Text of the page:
Originality can enter fragrance at various levels. A fragrance can be original because it uses a novel raw material, because it combines raw materials in a novel accord, or, rarest of all, because it uses a distinctive stylistic voice that is independent of the exact accord and carries over from one perfume to another. There was definitely a Jacques Guerlain voice, a Roudnitska voice, more recently a Chris Sheldrake/Serge Lutens one and definitely an Elléna voice. It is no accident that these are people who do not use evaluators and pretty much do what they like: the first effect of interference in the creative process of someone really gifted is loss of personality.
Judging by the three extant Dusita fragrances, I reckon there may be a beautiful new voice out there. The first I smelled was Mélodie de l’Amour. It is a white floral, and a very good one at that, but disconcertingly rendered in faded grey tones that remind me of the paper note in Dzing! Note that, for once, faded and grey do not here mean weak or indistinct. MdA has a powerful presence, but feels like it is heard through radio static on short wave: immediately recognisable, yet veiled and remote. Then I smelled Oudh Infini. It could hardly be more different, powerfully animalic and musty. But again, the weird, drifting grey fog was there, this time muting the bright colors of orange flower and rose. I moved on to Issara, a fougère that smells of rain, wet tea leaves and cold cigars. To paraphrase Lady Bracknell, three begins to look like intent.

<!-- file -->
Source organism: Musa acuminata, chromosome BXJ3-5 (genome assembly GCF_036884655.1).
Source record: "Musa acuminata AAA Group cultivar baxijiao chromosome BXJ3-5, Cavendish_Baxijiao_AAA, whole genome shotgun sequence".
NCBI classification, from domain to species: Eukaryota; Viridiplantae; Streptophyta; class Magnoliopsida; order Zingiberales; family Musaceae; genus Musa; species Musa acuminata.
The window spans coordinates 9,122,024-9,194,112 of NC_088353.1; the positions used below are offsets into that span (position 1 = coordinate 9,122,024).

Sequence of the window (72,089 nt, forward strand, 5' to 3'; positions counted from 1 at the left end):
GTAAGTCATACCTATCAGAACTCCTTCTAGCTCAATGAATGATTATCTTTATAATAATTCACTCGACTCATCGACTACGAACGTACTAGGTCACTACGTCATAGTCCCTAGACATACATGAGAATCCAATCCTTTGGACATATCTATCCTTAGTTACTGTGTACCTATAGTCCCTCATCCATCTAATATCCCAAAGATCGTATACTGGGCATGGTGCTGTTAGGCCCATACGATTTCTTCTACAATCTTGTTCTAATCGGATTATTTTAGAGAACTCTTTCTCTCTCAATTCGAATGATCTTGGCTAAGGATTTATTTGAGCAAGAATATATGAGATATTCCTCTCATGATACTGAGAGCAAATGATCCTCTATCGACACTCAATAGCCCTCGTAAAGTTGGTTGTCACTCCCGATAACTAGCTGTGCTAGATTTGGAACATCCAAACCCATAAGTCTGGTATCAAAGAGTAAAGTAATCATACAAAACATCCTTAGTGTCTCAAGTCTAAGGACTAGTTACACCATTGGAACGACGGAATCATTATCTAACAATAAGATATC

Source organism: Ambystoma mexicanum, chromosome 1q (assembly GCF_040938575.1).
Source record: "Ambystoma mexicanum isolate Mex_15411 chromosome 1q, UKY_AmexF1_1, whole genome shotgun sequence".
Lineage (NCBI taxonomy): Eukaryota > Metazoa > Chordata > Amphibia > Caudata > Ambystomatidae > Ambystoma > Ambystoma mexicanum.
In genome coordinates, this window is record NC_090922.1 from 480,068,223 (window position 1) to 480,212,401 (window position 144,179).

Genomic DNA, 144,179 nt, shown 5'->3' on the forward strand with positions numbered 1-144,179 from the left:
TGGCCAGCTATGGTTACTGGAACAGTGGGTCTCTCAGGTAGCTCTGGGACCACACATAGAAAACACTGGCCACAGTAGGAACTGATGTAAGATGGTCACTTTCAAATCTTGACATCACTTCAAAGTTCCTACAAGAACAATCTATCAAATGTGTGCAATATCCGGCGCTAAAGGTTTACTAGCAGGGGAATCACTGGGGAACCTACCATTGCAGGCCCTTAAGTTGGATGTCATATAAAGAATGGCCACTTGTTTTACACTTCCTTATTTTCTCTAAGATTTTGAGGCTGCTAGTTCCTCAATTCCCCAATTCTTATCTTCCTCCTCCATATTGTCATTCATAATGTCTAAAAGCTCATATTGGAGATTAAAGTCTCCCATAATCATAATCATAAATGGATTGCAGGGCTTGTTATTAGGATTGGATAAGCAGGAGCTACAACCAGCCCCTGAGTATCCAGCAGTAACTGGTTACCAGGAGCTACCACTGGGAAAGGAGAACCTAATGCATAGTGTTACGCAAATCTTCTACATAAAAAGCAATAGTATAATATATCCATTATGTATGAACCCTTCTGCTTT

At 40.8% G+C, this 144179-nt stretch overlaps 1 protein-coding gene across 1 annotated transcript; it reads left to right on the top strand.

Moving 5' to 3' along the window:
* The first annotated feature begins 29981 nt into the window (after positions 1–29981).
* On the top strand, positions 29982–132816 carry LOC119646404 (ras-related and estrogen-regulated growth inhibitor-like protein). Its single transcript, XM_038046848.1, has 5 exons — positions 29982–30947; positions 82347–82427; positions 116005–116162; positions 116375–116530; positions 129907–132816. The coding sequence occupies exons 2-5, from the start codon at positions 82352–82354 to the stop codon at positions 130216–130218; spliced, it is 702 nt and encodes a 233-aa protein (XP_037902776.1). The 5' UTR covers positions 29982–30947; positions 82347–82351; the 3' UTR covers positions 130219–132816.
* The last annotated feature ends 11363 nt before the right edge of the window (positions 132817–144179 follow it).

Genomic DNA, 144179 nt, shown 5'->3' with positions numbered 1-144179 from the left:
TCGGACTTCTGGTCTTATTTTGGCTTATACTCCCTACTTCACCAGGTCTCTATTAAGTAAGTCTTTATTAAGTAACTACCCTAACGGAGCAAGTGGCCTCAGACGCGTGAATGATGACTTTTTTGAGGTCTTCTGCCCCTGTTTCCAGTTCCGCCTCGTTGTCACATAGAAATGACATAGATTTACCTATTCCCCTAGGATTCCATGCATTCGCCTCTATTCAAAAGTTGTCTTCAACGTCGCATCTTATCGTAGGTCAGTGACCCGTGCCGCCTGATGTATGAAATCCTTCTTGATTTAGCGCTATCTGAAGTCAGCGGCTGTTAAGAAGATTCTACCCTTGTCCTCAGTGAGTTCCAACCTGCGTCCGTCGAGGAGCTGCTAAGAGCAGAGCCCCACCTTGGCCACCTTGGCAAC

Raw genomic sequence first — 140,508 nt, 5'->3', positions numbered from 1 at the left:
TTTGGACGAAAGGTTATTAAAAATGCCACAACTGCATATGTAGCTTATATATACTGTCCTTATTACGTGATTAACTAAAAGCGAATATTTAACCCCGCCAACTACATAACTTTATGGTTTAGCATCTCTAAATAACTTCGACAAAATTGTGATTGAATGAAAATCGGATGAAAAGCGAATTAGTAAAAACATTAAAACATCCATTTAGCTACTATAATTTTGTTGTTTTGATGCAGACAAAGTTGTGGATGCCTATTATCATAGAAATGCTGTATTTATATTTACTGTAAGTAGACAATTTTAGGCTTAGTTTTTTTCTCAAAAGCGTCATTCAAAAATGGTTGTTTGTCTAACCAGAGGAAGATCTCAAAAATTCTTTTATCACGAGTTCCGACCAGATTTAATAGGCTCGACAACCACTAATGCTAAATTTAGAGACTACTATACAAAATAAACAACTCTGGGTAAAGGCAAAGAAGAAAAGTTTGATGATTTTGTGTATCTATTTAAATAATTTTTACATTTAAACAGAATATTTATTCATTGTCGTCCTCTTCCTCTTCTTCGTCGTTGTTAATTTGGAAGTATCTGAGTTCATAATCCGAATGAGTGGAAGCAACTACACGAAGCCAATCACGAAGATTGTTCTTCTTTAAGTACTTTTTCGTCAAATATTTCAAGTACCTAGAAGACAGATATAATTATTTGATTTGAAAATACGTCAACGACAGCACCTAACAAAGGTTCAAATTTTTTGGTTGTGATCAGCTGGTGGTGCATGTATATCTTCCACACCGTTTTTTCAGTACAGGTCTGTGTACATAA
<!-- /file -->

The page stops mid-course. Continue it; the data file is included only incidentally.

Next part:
I know very little about this firm other than the owner, Pissara Umavijani, is the daughter of a famous Thai poet and translator, Montri Umavijani. She says she tried to capture her father’s poetry in perfume. I hope her father is well translated, because I am definitely going to explore this. One thing is for sure: she has certainly managed to snare a new, memorably poetic essence and bottle it. Really fine work.
Categories: niche houses